As much as I enjoy kayaking and canoeing, I also enjoy cycling the Sangamon Valley’s bike paths and county roads as they weave their way through forests, prairies, cornfields and crisscrossing the Sangamon River all the way.
One of my favorite routes picks up the Lake of the Woods Bike Path at its eastern terminus at Prairieview Road and then I ride the trail west. This 3.3 mile trail is, in my humble opinion, one of our Sangamon Valley’s greatest assets.
Riding this surprisingly hilly, curvy trail end to end takes me through impressively tall hardwood forest, past the golf course, across the picturesque Sangamon River covered bridge, and then back down again, winding through river bottom forest, then up and past the Mabry Botanical Gardens, and then over into the rolling hills and savannahs of Buffalo Trace prairie.
At the west end, I head north on Crowley Road for the Champaign ‘County Road’ biking experience.
I nearly always ride alone and I love the open space, long straight roads, and very limited traffic of county road biking. If I encounter one car per mile, I consider it county road rush hour. Oftentimes, I’ll sit straight up, let go of the handlebars, extend my arms and just fly across the prairie.
This time of year, with the corn as high an elephant’s eye, the county roads I ride feel like tunneled passages under the sky above. As I ride through tall cornfields on both sides, I imagine White Sox players from the 1920’s, aliens from space, or murderous children emerging from the corn. It’s easy if I try.
But this column is about the Sangamon of course, so I jog left for a half mile at CR 2500N, turn north again and ride up to County Road 2600N and head back east. This is all to avoid riding on IL 47 north of Mahomet, which with it’s traffic, semis and lack of any real shoulder, I’d take just about any detour to do.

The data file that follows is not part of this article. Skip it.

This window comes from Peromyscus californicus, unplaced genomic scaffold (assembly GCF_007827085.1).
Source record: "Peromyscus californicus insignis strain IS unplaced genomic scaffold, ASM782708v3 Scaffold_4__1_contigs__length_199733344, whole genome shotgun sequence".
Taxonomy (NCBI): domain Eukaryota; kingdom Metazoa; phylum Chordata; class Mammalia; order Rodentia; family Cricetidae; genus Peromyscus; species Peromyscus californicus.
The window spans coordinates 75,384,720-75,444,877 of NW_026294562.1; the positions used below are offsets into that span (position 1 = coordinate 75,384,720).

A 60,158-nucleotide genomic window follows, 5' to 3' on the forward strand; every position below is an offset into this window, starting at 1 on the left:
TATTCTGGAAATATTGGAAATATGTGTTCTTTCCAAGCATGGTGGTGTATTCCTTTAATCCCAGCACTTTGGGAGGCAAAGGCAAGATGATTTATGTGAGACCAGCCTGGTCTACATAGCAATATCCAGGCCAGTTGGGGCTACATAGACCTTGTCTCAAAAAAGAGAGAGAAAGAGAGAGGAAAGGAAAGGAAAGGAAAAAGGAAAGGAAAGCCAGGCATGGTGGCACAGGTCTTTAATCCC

I’m heading to where the Sangamon crosses under the Historic Hazen Bridge. Many regular readers know that I think the Hazen Bridge is one of the most interesting spots in the Sangamon Valley, and with the work the USRC has been doing there, it’s become an even nicer place to visit. And it’s even nicer by bike since there are awesome downhills on either side (but alas, what comes down must come up).
From there, continuing east to CR 600E, I turn left and go another two miles north to the Sangamon River Forest Preserve. Here, the Champaign-Urbana Public Health District just installed a nifty new bicycle rack with help from a “We Choose Health” grant from the state of Illinois. So you can easily and safely rack your bike and hike the trails.
Anyone who walks out here is immediately struck by the awesome intensity of the silence. No noise penetrates this prairie and forest from any interstate, so all you hear are the soft sounds of the forest. And it has a great path along the Sangamon River, too. Biking or not, it’s a great place to spend some time, walk your dog and enjoy the fresh air, prairie flowers and the sounds of silence.
My route then heads straight back down 600E where I cross the Big Ditch, a tributary to the Sangamon that lives up to its name. And then after a slight jog to the west, I could ride down and pick up Fogel Road, head west and again pick up the east end of the Lake of the Woods Bike Path for a very nice complete loop.